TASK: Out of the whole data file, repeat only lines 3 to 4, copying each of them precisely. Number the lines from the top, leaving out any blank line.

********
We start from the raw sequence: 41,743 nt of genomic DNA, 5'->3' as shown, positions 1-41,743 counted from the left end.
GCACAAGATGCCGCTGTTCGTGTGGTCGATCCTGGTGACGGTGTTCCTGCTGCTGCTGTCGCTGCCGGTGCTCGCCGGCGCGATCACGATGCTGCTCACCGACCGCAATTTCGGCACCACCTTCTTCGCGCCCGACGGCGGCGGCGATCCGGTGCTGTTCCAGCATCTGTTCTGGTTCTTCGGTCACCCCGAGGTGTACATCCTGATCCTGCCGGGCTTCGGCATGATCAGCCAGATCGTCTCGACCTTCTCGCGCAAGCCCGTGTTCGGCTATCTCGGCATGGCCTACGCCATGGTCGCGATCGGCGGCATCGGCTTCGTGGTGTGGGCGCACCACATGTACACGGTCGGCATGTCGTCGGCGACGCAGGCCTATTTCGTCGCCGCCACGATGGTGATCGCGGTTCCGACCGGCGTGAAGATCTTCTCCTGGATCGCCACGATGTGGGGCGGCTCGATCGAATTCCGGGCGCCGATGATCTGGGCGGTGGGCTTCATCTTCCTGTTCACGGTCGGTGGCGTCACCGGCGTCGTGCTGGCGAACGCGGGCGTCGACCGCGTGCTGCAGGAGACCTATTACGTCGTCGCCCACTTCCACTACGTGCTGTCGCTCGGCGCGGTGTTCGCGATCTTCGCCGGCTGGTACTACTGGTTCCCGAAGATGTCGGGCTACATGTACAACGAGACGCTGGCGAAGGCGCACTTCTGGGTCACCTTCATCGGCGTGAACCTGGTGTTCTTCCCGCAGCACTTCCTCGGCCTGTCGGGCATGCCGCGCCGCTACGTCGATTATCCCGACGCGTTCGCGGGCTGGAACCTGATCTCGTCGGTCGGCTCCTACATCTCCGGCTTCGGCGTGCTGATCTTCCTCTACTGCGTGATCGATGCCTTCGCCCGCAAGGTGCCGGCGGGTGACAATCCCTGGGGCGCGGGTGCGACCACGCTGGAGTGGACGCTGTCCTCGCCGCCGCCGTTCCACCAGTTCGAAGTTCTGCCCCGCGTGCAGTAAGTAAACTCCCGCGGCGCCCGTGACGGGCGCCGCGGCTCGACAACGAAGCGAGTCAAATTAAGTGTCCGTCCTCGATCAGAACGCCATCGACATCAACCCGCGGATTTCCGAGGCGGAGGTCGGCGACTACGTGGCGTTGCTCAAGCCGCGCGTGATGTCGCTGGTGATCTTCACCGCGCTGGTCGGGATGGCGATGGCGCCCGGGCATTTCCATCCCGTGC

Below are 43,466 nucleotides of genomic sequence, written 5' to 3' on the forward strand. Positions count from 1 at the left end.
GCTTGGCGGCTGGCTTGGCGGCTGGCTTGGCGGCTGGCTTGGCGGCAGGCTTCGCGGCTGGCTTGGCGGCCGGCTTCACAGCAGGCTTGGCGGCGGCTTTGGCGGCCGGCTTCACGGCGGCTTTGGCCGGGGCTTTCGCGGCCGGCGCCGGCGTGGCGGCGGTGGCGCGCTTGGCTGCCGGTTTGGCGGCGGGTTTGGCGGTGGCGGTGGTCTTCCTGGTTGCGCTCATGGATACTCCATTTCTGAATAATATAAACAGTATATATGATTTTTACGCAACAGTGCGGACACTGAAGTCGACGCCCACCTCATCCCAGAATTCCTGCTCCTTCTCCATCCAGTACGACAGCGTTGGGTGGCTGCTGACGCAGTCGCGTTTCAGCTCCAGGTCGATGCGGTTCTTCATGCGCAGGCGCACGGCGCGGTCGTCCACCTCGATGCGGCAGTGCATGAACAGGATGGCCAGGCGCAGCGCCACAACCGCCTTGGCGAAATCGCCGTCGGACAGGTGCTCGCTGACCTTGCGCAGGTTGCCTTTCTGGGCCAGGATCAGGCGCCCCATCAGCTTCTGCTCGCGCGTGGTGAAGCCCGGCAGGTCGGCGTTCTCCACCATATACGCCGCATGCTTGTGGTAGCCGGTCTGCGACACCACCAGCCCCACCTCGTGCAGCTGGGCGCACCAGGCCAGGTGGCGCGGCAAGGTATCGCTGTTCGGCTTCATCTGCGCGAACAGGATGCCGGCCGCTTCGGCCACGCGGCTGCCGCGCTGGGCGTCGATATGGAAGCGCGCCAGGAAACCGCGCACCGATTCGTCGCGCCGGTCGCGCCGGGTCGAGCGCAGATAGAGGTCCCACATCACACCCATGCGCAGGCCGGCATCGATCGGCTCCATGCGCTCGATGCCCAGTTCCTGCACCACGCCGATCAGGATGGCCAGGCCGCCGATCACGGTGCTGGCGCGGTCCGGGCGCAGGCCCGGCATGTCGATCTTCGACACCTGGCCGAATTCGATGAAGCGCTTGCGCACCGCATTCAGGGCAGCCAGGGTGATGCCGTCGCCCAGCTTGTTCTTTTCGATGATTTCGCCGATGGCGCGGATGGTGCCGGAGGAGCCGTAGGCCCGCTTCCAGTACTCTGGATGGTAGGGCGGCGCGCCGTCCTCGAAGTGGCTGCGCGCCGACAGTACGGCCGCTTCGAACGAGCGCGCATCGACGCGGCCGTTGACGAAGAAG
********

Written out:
Below are 43,466 nucleotides of genomic sequence, written 5' to 3' on the forward strand. Positions count from 1 at the left end.
GCTTGGCGGCTGGCTTGGCGGCTGGCTTGGCGGCTGGCTTGGCGGCAGGCTTCGCGGCTGGCTTGGCGGCCGGCTTCACAGCAGGCTTGGCGGCGGCTTTGGCGGCCGGCTTCACGGCGGCTTTGGCCGGGGCTTTCGCGGCCGGCGCCGGCGTGGCGGCGGTGGCGCGCTTGGCTGCCGGTTTGGCGGCGGGTTTGGCGGTGGCGGTGGTCTTCCTGGTTGCGCTCATGGATACTCCATTTCTGAATAATATAAACAGTATATATGATTTTTACGCAACAGTGCGGACACTGAAGTCGACGCCCACCTCATCCCAGAATTCCTGCTCCTTCTCCATCCAGTACGACAGCGTTGGGTGGCTGCTGACGCAGTCGCGTTTCAGCTCCAGGTCGATGCGGTTCTTCATGCGCAGGCGCACGGCGCGGTCGTCCACCTCGATGCGGCAGTGCATGAACAGGATGGCCAGGCGCAGCGCCACAACCGCCTTGGCGAAATCGCCGTCGGACAGGTGCTCGCTGACCTTGCGCAGGTTGCCTTTCTGGGCCAGGATCAGGCGCCCCATCAGCTTCTGCTCGCGCGTGGTGAAGCCCGGCAGGTCGGCGTTCTCCACCATATACGCCGCATGCTTGTGGTAGCCGGTCTGCGACACCACCAGCCCCACCTCGTGCAGCTGGGCGCACCAGGCCAGGTGGCGCGGCAAGGTATCGCTGTTCGGCTTCATCTGCGCGAACAGGATGCCGGCCGCTTCGGCCACGCGGCTGCCGCGCTGGGCGTCGATATGGAAGCGCGCCAGGAAACCGCGCACCGATTCGTCGCGCCGGTCGCGCCGGGTCGAGCGCAGATAGAGGTCCCACATCACACCCATGCGCAGGCCGGCATCGATCGGCTCCATGCGCTCGATGCCCAGTTCCTGCACCACGCCGATCAGGATGGCCAGGCCGCCGATCACGGTGCTGGCGCGGTCCGGGCGCAGGCCCGGCATGTCGATCTTCGACACCTGGCCGAATTCGATGAAGCGCTTGCGCACCGCATTCAGGGCAGCCAGGGTGATGCCGTCGCCCAGCTTGTTCTTTTCGATGATTTCGCCGATGGCGCGGATGGTGCCGGAGGAGCCGTAGGCCCGCTTCCAGTACTCTGGATGGTAGGGCGGCGCGCCGTCCTCGAAGTGGCTGCGCGCCGACAGTACGGCCGCTTCGAACGAGCGCGCATCGACGCGGCCGTTGACGAAGAAG